These little lines cause more than a little confusion. Here’s a quick-fire introduction to how to use them.
Let’s start with hyphens, as they’re the easiest (at least in theory!).
Hyphens are used exclusively to join parts of words, either within compounds or across lines. For example:
- a five-year-old boy
- a well-established rule
- eighteenth- and nineteenth-century literature
- Everyone likes being involved in decision-making.
- You can determine whether Word breaks words at the ends of lines by going to the ‘Para-
graph’ tab then ‘Lines and Page Breaks’, and switching on or off ‘Widow/Orphan control’.
Spaced en dashes
An en dash with a space on either side is used to create a relationship between parts of sentences. It creates a looser and less formal connection than a colon, a semicolon* or brackets, and is also useful for avoiding potentially confusing commas. For example:
- Western nations are reducing their reliance on fossil fuels – coal, crude oil and natural gas.
- High-achievers don’t avoid difficulty – on the contrary, they thrive on it.
- Samuel Beckett – born in Ireland in 1906 – spent most of his adult life in France and wrote many of his works in French.
As you’ve no doubt noticed, Word will automatically convert a spaced hyphen to a spaced en dash when you start typing after the second space. If, for some reason, it doesn’t, you can insert one with the keyboard shortcut Alt + 0150.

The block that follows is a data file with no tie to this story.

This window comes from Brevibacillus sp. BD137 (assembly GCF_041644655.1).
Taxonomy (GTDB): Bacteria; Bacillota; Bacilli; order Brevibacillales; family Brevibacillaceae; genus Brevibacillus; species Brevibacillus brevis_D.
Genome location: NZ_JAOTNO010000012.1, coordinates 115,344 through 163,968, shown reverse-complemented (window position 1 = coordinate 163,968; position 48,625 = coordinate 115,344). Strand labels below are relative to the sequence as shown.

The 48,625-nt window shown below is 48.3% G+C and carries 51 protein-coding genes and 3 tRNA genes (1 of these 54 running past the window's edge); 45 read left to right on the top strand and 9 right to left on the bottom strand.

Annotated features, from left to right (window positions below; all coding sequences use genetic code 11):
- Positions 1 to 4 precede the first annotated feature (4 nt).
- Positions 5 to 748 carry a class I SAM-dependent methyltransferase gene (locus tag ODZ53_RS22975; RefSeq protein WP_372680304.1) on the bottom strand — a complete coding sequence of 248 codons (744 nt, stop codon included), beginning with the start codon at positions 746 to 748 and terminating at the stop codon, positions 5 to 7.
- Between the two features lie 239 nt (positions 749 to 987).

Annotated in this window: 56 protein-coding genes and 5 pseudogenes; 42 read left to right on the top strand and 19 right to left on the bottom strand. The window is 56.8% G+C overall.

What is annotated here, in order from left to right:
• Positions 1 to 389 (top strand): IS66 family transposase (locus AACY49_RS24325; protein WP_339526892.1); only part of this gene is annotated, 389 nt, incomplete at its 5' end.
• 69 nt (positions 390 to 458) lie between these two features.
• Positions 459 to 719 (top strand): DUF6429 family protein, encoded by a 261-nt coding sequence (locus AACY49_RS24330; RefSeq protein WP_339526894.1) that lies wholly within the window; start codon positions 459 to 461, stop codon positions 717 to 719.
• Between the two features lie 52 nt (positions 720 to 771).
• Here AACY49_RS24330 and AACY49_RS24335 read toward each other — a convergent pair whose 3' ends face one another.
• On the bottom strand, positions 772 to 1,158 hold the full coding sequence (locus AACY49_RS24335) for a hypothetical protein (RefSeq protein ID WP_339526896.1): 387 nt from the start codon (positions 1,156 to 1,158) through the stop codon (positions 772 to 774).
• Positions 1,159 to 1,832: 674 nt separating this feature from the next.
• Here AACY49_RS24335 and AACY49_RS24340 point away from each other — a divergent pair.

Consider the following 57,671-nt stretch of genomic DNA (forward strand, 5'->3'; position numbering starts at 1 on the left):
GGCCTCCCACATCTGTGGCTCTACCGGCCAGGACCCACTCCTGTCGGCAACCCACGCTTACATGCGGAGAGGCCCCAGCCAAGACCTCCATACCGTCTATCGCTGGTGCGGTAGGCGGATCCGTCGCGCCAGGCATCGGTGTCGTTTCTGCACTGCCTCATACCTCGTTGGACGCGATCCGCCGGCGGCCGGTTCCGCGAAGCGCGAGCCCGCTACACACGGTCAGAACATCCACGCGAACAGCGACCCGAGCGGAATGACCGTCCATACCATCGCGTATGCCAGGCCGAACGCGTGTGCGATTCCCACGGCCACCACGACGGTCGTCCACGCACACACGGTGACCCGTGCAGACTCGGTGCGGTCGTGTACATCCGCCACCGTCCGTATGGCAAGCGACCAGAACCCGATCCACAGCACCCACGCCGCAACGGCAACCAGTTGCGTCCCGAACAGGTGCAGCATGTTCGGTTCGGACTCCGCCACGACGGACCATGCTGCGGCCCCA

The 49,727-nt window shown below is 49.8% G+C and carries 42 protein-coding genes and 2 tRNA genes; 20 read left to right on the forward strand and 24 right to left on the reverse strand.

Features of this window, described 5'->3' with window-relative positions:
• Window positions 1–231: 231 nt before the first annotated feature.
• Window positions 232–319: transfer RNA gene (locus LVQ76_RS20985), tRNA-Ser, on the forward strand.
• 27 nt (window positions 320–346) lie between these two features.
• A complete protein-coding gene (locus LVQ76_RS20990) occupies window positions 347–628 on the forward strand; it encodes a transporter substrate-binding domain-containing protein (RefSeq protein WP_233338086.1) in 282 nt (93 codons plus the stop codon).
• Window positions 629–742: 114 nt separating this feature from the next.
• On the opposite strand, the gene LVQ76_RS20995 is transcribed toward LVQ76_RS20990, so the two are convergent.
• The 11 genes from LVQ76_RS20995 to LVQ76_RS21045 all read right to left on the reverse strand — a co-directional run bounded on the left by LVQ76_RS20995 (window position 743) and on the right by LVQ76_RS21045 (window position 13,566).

*For advice on how to use colons and semicolons, see these previous blog posts:
Closed-up en dashes
An en dash without spaces is used mainly to signify ‘to’ in a number/date range, as in these examples:
- 1st–15th May
However, it is not considered correct to mix words and en dashes. For instance, the same date range can be expressed as:
- between 1990 and 2010
- from 1990 to 2010
- in 1990–2010
A closed-up en dash is also used to indicate a relationship between two people/things. For instance, the ‘Born–Haber cycle’ is named after two scientists, Max Born and Fritz Haber, and the en dash serves to distinguish this relationship from any theories by a scientist with the double-barrelled surname Born-Haber. Similarly, ‘African–American trade deals’ (a relationship between Africa and America) would take an en dash, while ‘African-American writers’ (just a compound adjective, not a relationship) would take a hyphen.
These seem to be rarely used these days, but are often found in works of eighteenth- and nineteenth-century literature to replace brackets or a colon (like the spaced en dash), or to indicate a missing word or interruption.
Unlike the en dash, the em dash is used without a space on either side. Here are some examples from Dickens’ Great Expectations:
- My sister, sir,—Mrs. Joe Gargery,—wife of Joe Gargery
- “If you had been born such, would you have been here now? Not you—ˮ
The commas in the first example are possibly overkill, but, even in his own time, Dickens was already known for his love of excess punctuation!
Coming back to hyphens
I started by saying that hyphens are the easiest in theory – the difficulty is, of course, in knowing in practice which compounds to hyphenate. But I really have got to dash, and that will have to be the topic of a future blog post.
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